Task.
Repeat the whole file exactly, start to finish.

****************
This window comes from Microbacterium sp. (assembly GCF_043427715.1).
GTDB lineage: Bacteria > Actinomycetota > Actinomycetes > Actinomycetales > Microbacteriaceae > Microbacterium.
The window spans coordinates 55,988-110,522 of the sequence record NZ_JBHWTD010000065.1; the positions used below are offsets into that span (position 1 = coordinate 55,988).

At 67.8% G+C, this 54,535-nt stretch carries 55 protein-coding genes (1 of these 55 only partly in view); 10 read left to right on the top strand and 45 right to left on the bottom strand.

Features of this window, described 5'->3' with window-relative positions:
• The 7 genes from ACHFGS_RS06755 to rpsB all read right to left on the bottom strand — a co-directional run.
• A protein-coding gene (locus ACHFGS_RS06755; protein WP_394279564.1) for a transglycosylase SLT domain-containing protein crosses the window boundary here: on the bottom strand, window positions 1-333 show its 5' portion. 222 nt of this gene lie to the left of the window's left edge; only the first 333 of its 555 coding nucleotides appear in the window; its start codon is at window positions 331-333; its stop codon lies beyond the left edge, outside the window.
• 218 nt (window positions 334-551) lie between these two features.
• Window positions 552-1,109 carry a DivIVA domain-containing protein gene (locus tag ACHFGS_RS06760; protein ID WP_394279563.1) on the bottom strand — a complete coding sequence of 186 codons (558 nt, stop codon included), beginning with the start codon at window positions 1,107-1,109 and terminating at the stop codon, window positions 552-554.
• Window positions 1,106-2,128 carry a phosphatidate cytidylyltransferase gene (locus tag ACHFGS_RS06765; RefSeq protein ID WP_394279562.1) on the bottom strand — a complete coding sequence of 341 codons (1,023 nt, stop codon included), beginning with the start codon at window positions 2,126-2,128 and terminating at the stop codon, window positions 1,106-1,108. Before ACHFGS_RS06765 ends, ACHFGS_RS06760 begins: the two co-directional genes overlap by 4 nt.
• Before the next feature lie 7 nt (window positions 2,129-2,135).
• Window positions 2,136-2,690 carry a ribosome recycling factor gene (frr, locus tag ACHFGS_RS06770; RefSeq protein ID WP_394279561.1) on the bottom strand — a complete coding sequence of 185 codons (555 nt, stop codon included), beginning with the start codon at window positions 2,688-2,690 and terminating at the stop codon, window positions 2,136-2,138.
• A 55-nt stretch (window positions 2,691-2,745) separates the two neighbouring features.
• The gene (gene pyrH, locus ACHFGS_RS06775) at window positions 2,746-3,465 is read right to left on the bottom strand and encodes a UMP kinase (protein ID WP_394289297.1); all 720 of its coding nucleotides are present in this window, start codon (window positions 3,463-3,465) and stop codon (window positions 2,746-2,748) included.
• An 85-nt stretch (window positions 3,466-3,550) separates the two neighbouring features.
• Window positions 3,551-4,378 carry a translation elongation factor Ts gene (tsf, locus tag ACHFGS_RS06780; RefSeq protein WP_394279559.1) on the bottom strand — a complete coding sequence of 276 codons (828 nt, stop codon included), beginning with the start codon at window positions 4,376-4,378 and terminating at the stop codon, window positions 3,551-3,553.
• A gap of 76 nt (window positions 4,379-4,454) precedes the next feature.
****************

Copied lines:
This window comes from Microbacterium sp. (assembly GCF_043427715.1).
GTDB lineage: Bacteria > Actinomycetota > Actinomycetes > Actinomycetales > Microbacteriaceae > Microbacterium.
The window spans coordinates 55,988-110,522 of the sequence record NZ_JBHWTD010000065.1; the positions used below are offsets into that span (position 1 = coordinate 55,988).

At 67.8% G+C, this 54,535-nt stretch carries 55 protein-coding genes (1 of these 55 only partly in view); 10 read left to right on the top strand and 45 right to left on the bottom strand.

Features of this window, described 5'->3' with window-relative positions:
• The 7 genes from ACHFGS_RS06755 to rpsB all read right to left on the bottom strand — a co-directional run.
• A protein-coding gene (locus ACHFGS_RS06755; protein WP_394279564.1) for a transglycosylase SLT domain-containing protein crosses the window boundary here: on the bottom strand, window positions 1-333 show its 5' portion. 222 nt of this gene lie to the left of the window's left edge; only the first 333 of its 555 coding nucleotides appear in the window; its start codon is at window positions 331-333; its stop codon lies beyond the left edge, outside the window.
• 218 nt (window positions 334-551) lie between these two features.
• Window positions 552-1,109 carry a DivIVA domain-containing protein gene (locus tag ACHFGS_RS06760; protein ID WP_394279563.1) on the bottom strand — a complete coding sequence of 186 codons (558 nt, stop codon included), beginning with the start codon at window positions 1,107-1,109 and terminating at the stop codon, window positions 552-554.
• Window positions 1,106-2,128 carry a phosphatidate cytidylyltransferase gene (locus tag ACHFGS_RS06765; RefSeq protein ID WP_394279562.1) on the bottom strand — a complete coding sequence of 341 codons (1,023 nt, stop codon included), beginning with the start codon at window positions 2,126-2,128 and terminating at the stop codon, window positions 1,106-1,108. Before ACHFGS_RS06765 ends, ACHFGS_RS06760 begins: the two co-directional genes overlap by 4 nt.
• Before the next feature lie 7 nt (window positions 2,129-2,135).
• Window positions 2,136-2,690 carry a ribosome recycling factor gene (frr, locus tag ACHFGS_RS06770; RefSeq protein ID WP_394279561.1) on the bottom strand — a complete coding sequence of 185 codons (555 nt, stop codon included), beginning with the start codon at window positions 2,688-2,690 and terminating at the stop codon, window positions 2,136-2,138.
• A 55-nt stretch (window positions 2,691-2,745) separates the two neighbouring features.
• The gene (gene pyrH, locus ACHFGS_RS06775) at window positions 2,746-3,465 is read right to left on the bottom strand and encodes a UMP kinase (protein ID WP_394289297.1); all 720 of its coding nucleotides are present in this window, start codon (window positions 3,463-3,465) and stop codon (window positions 2,746-2,748) included.
• An 85-nt stretch (window positions 3,466-3,550) separates the two neighbouring features.
• Window positions 3,551-4,378 carry a translation elongation factor Ts gene (tsf, locus tag ACHFGS_RS06780; RefSeq protein WP_394279559.1) on the bottom strand — a complete coding sequence of 276 codons (828 nt, stop codon included), beginning with the start codon at window positions 4,376-4,378 and terminating at the stop codon, window positions 3,551-3,553.
• A gap of 76 nt (window positions 4,379-4,454) precedes the next feature.